The conflict embroiling Ukraine right now is in large part economic: The current unrest ties back to a November trade summit, when Ukraine, led by now-ousted president Viktor Yanukovich, rejected an association agreement with the European Union, moving instead toward stronger economic ties with Russia. Ukrainian protesters subsequently marched through Kiev, centering around Maidan Nezaleznosti, or Independence Square, and eventually clashed violently with riot police.
A graphic produced by the Canadian International Council’s OpenCanada.org, a hub for international affairs research based in Toronto, examines Russia’s economic sphere of influence and how economic growth in the region has progressed since the fall of the Soviet Union. It shows gross national incomes for the former Soviet republics in 2012, compared to in 1993, less than two years after the Soviet Union officially dissolved in December 1991.
Obviously, Russia was and still is the powerhouse economy in the region, and the smaller republics pale in comparison. Yet many have seen their gross national income double since 1993. Ukraine began the ’90s with the largest income of the former satellite states, yet it has grown the least since then, only 44%. Compare that to Russia’s 246%, Latvia’s 250%, or even tiny neighboring Moldova’s 65%.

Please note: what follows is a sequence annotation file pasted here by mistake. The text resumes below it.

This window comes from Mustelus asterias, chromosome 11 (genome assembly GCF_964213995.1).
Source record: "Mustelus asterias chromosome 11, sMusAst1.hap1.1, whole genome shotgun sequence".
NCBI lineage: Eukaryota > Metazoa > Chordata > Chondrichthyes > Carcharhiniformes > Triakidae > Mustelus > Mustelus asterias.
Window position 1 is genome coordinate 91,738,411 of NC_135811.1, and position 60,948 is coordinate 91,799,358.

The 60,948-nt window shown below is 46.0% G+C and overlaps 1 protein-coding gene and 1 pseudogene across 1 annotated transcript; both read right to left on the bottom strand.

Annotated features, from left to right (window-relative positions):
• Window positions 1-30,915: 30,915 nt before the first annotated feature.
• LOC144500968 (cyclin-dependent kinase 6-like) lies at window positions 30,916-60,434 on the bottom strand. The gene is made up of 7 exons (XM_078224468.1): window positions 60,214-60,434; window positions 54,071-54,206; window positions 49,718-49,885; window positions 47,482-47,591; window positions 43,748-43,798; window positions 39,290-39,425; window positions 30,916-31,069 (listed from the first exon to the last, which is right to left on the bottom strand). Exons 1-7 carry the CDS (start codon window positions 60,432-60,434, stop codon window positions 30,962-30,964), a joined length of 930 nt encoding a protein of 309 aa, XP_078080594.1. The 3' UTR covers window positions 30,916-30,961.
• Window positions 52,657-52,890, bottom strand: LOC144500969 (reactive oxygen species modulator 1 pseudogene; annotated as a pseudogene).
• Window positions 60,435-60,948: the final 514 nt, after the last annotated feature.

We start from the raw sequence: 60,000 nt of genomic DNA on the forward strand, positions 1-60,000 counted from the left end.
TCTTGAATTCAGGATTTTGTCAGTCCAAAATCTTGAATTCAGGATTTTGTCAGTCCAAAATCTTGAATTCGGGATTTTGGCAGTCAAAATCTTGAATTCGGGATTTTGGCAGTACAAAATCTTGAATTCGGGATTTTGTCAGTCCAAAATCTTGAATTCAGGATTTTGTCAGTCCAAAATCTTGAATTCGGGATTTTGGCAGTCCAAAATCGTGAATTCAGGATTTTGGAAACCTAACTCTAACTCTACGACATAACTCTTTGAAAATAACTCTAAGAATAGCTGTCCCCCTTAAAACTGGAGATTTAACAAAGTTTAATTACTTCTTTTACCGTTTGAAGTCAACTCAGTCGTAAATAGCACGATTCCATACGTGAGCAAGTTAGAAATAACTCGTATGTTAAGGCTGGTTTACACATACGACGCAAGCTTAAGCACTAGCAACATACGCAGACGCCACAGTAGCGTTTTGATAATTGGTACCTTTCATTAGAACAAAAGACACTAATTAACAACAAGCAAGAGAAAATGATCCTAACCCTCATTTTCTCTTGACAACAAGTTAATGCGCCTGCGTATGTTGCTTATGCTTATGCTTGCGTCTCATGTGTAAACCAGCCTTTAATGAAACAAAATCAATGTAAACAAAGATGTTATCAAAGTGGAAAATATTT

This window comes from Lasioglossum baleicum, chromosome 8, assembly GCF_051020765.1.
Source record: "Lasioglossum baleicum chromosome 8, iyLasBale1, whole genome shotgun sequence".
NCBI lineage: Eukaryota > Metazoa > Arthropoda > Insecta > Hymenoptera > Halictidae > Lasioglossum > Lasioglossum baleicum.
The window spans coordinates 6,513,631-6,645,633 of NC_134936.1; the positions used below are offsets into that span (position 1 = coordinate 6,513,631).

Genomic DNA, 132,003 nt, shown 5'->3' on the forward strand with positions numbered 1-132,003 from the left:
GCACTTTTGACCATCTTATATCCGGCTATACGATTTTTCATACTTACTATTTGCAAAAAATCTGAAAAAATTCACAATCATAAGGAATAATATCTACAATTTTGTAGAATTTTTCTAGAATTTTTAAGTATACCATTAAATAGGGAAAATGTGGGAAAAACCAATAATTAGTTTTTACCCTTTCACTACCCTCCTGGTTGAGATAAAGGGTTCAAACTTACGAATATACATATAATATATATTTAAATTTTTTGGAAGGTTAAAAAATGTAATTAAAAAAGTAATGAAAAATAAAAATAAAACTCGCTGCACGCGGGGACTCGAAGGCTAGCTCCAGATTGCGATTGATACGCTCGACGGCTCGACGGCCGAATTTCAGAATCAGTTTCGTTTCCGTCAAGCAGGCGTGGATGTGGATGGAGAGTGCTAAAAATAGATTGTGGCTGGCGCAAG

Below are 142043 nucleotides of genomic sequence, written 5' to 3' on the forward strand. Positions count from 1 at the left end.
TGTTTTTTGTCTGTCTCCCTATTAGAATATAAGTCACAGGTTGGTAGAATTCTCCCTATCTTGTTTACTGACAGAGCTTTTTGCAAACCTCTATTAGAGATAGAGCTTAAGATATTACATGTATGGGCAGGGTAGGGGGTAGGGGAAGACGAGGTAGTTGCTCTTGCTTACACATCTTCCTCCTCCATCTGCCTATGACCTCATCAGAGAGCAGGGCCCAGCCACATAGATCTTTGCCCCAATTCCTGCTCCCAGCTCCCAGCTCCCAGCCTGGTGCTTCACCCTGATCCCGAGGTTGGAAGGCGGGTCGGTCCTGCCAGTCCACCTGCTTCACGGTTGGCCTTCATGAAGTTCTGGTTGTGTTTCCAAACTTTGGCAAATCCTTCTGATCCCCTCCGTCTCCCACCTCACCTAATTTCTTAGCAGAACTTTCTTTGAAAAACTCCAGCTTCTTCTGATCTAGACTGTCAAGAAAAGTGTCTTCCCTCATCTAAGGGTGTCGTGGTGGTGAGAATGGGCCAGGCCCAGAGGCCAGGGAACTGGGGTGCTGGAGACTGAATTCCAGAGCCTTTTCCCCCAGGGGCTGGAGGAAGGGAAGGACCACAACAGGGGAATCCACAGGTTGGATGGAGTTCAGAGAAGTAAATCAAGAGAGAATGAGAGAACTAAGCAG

Open Canada doesn’t provide any theories any theories as to why that might be, and the graphic itself is a fairly rough sketch of the situation. All that purchasing power can’t have gone straight into Yanukovych’s palace, right?
Max Ehrenfreund at the Washington Post explains it this way:
There are several reasons for Ukraine’s poor economic performance. One, to be sure, is the gas subsidies, which have allowed Ukrainians to use gas inefficiently and have drained the government’s reserves of foreign currency…Another is corruption: about 50 percent of business in Ukraine is conducted under the table, out of sight of the tax collector.
Now, billions of dollars in foreign debts are looming, and the country doesn’t have enough hard currency to pay them. The New York Times blames the economic decisions made just after the country gained independence:
Ukraine’s vulnerabilities are enormous, partly a result of 23 years of mismanagement since independence from the Soviet Union, when early reforms were quickly jettisoned and the economy was distorted by corruption, favoritism, patronage and outright theft.
So yes, the palace–and the $37 billion that went missing under Yanukovych–may play a minor role.
See more from OpenCanada.org.